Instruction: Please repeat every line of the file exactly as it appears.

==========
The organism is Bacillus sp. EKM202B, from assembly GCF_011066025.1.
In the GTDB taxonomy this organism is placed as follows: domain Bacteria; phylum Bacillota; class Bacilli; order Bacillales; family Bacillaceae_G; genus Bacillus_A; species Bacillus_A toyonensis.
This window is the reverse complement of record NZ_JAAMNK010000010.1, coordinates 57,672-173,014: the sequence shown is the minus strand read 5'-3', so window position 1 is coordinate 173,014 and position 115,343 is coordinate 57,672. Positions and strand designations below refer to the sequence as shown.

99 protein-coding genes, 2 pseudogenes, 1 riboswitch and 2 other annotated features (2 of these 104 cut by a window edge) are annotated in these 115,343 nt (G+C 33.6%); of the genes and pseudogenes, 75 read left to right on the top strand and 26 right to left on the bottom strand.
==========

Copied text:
The organism is Bacillus sp. EKM202B, from assembly GCF_011066025.1.
In the GTDB taxonomy this organism is placed as follows: domain Bacteria; phylum Bacillota; class Bacilli; order Bacillales; family Bacillaceae_G; genus Bacillus_A; species Bacillus_A toyonensis.
This window is the reverse complement of record NZ_JAAMNK010000010.1, coordinates 57,672-173,014: the sequence shown is the minus strand read 5'-3', so window position 1 is coordinate 173,014 and position 115,343 is coordinate 57,672. Positions and strand designations below refer to the sequence as shown.

99 protein-coding genes, 2 pseudogenes, 1 riboswitch and 2 other annotated features (2 of these 104 cut by a window edge) are annotated in these 115,343 nt (G+C 33.6%); of the genes and pseudogenes, 75 read left to right on the top strand and 26 right to left on the bottom strand.